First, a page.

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What factors are driving the need for hybrid machines on job sites?

Many factors are helping drive the trend toward using more hybrid-powered scissor and boom lifts on construction sites.

One major factor is the industry’s growing focus on sustainability and the need to minimize the impact of equipment on air quality. That awareness mirrors our society’s overall focus on sustainability in all aspects of life. The desire to be greener overall is affecting project owner and contractor attitudes. More of them want cleaner and greener equipment on their projects.

A second factor is legislation. Federal and state clean-air standards are requiring off-road construction equipment powered by diesel engines to reduce the amount of particulate matter (soot) and oxides of nitrogen given off during operation. The final and strictest requirements, called Tier 4, have already affected most horsepower ranges of diesel engines. The last group, engines producing 75 to 173 hp, had to meet the Tier 4 criteria starting in January 2015. One way to help equipment meet the stricter emission regulations is to run it on batteries and use a smaller diesel engine to supplement the battery power or to run a small generator that charges the batteries when needed. If the diesel engine is smaller and can run less, the lift puts out fewer emissions. Hybrid power systems can do that.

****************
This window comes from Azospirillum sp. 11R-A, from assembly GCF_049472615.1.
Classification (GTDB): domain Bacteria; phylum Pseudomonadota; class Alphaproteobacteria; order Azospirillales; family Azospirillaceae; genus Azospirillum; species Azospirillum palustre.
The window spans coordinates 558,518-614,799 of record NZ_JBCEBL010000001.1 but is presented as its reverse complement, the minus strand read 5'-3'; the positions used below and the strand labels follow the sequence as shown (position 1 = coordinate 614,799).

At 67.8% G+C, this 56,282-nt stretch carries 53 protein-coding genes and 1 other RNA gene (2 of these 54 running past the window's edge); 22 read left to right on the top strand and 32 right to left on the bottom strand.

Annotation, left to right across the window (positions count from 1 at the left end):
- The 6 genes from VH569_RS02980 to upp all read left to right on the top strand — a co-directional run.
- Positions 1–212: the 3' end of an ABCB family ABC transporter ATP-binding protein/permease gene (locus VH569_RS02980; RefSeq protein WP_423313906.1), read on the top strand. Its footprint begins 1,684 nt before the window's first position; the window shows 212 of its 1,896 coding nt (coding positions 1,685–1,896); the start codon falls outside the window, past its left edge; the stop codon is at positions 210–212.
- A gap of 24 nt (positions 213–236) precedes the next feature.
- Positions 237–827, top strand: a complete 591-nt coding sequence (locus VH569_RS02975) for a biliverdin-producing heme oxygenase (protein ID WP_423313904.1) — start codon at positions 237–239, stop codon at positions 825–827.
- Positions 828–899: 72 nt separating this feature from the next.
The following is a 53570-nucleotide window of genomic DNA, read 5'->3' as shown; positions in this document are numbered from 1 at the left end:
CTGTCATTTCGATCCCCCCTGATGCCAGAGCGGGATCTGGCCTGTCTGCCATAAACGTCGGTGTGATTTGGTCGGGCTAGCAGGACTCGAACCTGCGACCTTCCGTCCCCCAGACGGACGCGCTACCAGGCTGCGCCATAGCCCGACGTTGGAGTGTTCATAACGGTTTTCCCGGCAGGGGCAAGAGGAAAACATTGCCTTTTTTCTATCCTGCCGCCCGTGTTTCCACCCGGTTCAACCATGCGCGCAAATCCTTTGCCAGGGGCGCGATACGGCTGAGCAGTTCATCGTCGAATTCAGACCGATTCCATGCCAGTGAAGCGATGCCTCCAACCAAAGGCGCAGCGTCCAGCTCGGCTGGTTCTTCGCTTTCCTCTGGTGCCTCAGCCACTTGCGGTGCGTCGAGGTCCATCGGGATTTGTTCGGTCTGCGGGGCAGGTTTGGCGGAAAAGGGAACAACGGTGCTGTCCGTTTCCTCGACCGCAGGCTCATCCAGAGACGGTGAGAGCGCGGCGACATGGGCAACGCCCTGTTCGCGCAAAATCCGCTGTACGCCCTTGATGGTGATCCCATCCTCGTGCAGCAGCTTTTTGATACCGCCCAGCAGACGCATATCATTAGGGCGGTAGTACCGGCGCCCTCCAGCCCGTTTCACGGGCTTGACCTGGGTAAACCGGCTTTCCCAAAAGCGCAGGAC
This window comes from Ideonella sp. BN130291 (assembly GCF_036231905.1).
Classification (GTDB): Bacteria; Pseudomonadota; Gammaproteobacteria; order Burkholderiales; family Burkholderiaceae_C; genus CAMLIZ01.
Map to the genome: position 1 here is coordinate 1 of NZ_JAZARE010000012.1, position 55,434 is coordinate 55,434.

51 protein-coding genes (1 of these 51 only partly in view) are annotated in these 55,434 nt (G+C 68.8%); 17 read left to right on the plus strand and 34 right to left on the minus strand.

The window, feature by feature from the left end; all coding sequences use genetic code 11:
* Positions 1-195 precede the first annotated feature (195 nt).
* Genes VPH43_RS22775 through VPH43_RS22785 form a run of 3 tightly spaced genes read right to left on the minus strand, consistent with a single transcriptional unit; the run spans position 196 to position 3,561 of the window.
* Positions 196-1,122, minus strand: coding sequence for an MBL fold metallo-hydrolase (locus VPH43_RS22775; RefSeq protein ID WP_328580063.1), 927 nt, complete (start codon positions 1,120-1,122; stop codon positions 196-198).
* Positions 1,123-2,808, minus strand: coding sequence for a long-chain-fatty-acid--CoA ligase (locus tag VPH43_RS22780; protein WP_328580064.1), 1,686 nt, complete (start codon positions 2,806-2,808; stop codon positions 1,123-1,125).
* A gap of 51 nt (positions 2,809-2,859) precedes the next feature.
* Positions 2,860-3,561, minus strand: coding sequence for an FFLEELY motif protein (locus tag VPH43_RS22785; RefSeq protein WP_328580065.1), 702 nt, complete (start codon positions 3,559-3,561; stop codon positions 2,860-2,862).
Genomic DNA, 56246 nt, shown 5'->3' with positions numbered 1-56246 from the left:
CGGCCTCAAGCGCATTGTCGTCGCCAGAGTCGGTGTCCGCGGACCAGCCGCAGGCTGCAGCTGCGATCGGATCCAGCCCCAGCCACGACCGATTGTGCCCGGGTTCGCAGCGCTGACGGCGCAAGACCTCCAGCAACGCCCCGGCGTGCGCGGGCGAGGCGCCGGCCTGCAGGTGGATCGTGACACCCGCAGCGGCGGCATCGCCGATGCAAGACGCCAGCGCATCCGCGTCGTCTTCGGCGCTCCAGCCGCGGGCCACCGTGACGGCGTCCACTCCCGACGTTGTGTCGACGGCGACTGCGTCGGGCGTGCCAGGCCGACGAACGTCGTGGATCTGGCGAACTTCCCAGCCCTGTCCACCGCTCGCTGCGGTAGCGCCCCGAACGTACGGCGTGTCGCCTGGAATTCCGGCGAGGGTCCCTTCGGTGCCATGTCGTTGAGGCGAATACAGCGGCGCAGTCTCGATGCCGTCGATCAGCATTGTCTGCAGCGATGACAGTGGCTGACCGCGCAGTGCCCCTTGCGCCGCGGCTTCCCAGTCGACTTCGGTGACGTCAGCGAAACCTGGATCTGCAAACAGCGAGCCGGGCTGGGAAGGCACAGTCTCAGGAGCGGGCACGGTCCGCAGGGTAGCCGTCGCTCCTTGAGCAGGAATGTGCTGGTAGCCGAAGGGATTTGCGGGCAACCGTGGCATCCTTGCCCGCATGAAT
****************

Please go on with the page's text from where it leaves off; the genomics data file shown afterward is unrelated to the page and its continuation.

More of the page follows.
I have not yet confirmed this, but I suspect that a third force driving the trend toward hybrid-powered lifts may be the next expected target of air-quality standards: greenhouse gases. Greenhouse gases are created when an internal-combustion engine burns fuel. Experts tell me that the only way to reduce the amount of greenhouse gas put out by an engine is to reduce the amount of fuel it burns. One way to reduce the amount of greenhouse gas a piece of equipment produces would be to power it with a hybrid system that relies primarily on battery power with a small generator used only for recharging the batteries or to use a hybrid system that lets the machine run on electric or other power so the gas or diesel engine could spend much of the day turned off.

A fourth factor that’s making hybrid lifts more popular on job sites is the efficiency of keeping a lift on-site from the project’s start to its finish. That goal has given rise to a growing number of aerial lifts that can work as rough-terrain lifts at the start of a project, then continue working on finished floors inside the enclosed building until the last lightbulb is installed. 

answer provided by Mike Larson